The portion of the text which deals with the combat is much mutilated, but it appears that the conflict was hot and sustained, the celestial animal finally succumbing to a sword-thrust from Gilgamesh. Ishtar looks on in impotent anger.

“Then Ishtar went up on to the wall of strong-walled Erech; she mounted to the top and she uttered a curse, (saying),

‘Cursed be Gilgamesh, who has provoked me to anger, and has slain the bull from heaven.’”

Then Eabani incurs the anger of the deity —“

When Eabani heard these words of Ishtar, he tore out the entrails of the bull, and he cast them before her, saying,

‘As for thee, I will conquer thee, and I will do to thee even as I have done to him.’”

Ishtar was beside herself with rage. Gilgamesh and his companion dedicated the great horns of the bull to the sun-god, and having washed their hands in the river Euphrates, returned once more to Erech. As the triumphal procession passed through the city the people came out of their houses to do honour to the heroes.

The remainder of the tablet is concerned with a great banquet given by Gilgamesh to celebrate his victory over the bull Alu, and with further visions of Eabani.

The Vllth and VlIIth tablets are extremely fragmentary, and so much of the text as is preserved is open to various readings. It is possible that to the Vllth tablet belongs a description of the underworld given to Eabani in a dream by the temple-maiden Ukhut, whom he had cursed in a previous tablet, and who had since died.

The description answers to that given in another ancient text—the myth of Ishtar’s descent into Hades—and evidently embodies the popular belief concerning the underworld.

“Come, descend with me to the house of darkness, the abode of Irkalla, to the house whence the enterer goes not forth, to the path whose way has no return, to the house whose dwellers are deprived of light, where dust is their nourishment and earth their food. They are clothed, like the birds, in a garment of feathers; they see not the light, they dwell in darkness.”

Lewis Spence, Myths and Legends of Babylonia and Assyria, 1917, pp. 168-70.

Prostitution is Not the Oldest Profession

“Two other classes of female temple servants can be briefly noted. One was the group of secretu, mentioned in the Codex Hammurabi in connection with inheritance laws. They were women of high rank, who probably lived cloistered.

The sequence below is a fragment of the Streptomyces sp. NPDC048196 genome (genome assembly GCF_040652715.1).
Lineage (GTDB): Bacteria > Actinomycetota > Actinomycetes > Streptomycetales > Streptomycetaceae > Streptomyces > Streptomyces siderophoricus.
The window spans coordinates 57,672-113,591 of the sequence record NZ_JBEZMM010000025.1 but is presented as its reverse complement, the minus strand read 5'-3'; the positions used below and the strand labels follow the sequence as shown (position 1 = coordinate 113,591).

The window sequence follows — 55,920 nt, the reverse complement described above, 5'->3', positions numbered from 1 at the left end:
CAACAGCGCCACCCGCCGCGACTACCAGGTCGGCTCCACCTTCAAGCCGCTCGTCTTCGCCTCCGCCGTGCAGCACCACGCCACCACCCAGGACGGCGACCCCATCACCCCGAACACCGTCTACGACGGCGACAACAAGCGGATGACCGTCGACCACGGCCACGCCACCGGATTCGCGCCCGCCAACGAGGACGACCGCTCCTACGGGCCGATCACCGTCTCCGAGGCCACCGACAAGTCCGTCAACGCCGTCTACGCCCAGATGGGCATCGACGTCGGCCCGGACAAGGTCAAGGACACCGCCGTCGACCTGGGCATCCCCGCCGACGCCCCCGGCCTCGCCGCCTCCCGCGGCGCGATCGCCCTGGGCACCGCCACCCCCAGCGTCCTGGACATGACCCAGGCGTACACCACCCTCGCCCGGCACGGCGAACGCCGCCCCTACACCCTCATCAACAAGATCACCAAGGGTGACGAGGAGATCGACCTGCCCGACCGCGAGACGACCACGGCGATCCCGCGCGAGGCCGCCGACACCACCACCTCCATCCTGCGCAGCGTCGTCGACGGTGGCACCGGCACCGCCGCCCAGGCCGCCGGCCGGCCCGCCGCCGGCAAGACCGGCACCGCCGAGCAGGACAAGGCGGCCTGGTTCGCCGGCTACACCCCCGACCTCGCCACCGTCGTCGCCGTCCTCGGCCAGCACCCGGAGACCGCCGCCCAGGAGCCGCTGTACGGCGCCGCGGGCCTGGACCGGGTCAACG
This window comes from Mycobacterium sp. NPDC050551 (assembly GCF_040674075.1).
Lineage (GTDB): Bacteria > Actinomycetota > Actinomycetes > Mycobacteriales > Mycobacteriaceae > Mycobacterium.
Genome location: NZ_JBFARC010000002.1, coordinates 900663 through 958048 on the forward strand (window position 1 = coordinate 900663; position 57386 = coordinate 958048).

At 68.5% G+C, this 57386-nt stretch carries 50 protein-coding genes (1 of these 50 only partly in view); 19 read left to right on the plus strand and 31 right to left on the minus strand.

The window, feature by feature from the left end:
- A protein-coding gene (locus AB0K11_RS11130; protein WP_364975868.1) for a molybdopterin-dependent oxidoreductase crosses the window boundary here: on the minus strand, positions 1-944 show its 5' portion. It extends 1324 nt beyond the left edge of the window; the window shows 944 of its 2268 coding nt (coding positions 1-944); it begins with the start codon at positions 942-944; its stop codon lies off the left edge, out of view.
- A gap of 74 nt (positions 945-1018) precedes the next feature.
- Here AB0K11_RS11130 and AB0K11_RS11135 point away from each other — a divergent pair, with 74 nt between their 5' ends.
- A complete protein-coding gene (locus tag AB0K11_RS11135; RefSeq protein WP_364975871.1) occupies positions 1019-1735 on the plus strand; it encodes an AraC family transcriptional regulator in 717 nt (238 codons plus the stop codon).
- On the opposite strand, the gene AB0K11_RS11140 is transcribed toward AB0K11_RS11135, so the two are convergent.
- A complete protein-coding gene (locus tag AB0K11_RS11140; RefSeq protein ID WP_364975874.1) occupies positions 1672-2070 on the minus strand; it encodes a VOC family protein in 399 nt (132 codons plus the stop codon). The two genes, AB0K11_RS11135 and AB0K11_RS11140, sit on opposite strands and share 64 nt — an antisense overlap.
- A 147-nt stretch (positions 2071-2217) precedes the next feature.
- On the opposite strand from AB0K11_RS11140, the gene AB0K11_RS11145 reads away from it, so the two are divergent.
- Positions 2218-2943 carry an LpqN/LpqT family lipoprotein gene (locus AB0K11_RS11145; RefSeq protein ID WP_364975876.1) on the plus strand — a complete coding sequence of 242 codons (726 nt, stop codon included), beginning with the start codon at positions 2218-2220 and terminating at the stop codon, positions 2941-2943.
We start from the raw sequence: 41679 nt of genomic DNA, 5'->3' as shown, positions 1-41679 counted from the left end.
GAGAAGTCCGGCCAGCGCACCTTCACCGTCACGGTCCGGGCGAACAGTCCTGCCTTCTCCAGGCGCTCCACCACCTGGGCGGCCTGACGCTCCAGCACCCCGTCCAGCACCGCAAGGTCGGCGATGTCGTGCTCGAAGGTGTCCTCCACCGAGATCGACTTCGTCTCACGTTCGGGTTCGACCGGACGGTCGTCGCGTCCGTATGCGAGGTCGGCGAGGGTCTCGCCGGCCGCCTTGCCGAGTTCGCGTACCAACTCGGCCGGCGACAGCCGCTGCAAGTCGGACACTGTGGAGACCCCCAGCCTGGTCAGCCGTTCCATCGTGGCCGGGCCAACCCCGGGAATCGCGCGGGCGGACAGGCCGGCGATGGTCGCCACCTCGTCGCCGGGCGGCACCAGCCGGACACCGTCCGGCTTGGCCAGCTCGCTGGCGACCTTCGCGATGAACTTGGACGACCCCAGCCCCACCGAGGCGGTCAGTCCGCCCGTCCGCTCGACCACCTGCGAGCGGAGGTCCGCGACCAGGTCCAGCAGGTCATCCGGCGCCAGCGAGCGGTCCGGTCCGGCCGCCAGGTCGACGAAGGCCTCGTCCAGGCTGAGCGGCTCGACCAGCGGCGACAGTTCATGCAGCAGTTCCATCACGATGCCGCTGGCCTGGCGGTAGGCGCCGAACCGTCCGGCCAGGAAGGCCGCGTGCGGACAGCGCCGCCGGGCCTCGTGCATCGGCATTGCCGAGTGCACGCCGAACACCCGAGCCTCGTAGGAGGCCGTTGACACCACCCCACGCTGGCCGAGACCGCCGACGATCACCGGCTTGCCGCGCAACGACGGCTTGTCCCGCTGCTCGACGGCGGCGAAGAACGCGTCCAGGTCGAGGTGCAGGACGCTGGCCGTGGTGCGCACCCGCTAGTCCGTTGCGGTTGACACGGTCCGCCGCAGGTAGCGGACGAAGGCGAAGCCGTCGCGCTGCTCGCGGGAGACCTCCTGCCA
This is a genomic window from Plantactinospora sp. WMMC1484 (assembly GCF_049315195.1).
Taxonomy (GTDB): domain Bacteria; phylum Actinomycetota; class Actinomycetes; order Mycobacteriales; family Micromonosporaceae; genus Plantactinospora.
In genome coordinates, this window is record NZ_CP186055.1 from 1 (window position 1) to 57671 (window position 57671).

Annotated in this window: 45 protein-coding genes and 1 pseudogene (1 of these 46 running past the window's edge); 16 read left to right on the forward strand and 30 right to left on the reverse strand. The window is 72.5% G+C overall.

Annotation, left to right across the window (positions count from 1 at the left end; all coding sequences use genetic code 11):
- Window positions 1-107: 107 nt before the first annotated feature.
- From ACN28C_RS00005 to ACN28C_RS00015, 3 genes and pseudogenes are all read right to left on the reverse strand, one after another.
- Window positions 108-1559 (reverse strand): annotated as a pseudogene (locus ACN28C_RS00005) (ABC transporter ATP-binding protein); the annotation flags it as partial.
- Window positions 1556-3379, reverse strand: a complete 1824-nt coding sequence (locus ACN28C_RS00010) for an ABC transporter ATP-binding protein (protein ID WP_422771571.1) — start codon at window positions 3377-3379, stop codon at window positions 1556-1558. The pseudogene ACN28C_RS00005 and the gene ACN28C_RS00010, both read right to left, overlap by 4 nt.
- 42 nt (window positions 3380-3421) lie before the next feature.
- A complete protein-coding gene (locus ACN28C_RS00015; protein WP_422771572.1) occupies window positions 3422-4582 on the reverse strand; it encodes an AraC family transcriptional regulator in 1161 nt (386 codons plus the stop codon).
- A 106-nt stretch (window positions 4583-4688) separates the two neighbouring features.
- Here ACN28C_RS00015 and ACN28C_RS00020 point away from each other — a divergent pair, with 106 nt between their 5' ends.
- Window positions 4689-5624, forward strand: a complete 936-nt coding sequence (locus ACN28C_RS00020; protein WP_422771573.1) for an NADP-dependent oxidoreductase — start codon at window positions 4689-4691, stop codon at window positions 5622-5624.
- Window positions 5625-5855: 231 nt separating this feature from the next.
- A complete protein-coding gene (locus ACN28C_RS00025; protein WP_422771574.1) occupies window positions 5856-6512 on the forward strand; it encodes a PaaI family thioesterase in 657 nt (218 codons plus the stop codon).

Finally, there was a class of harimtu, who were prostitutes attached to the temple. These may have been daughters of slave women, and they were under the supervision of a minor temple official. It is unclear whether such women were considered to belong to the temple harem.

Given that the Sippar texts list only eleven such women, it seems likely that they were slave women owned by priests or priestesses. These slaves’ commercial earnings, like those of other slave workers, were turned over to their owners, who may then have given these sums to the temple.

[ … ]

Some linguistic evidence sheds light on the actual development of prostitution. The Sumerian word for female prostitute, kar.kid, occurs in the earliest lists of professions dating back to ca. 2400 B.C. Since it appears right after nam.lukur, which means “naditu-ship,” one can assume its connection with temple service.

It is of interest that the term kur-garru, a male prostitute or transvestite entertainer, appears on the same list but together with entertainers. This linkage results from a practice connected with the cult of Ishtar, in which transvestites performed acts using knives.

On the same list we find the following female occupations: lady doctor, scribe, barber, cook. Obviously, prostitution, while it is a very old profession, is not the oldest. Prostitutes continue to appear on several later lists of professions in the Middle Babylonian period.

On a seventh-century B.C. list there appear a variety of female entertainers, as well as transvestites, along with a midwife, nurse, sorceress, wet nurse, and “a gray-haired old lady.”

Prostitutes are listed again as kar.kid and by the Akkadian term harimtu. It is very interesting that among the twenty-five scribes on this list, there is no female scribe and that the doctors include no female doctors.

The earliest references on clay tablet texts connect harimtu with taverns. There is a sentence that reads, “When I sit in the entrance of the tavern, I, Ishtar, am a loving harimtu.” These and other references have led to the association of Ishtar with taverns and with both ritual and commercial prostitution.”

Gerda Lerner, “The Origin of Prostitution in Ancient Mesopotamia,” Signs, 1986, pp. 244-5.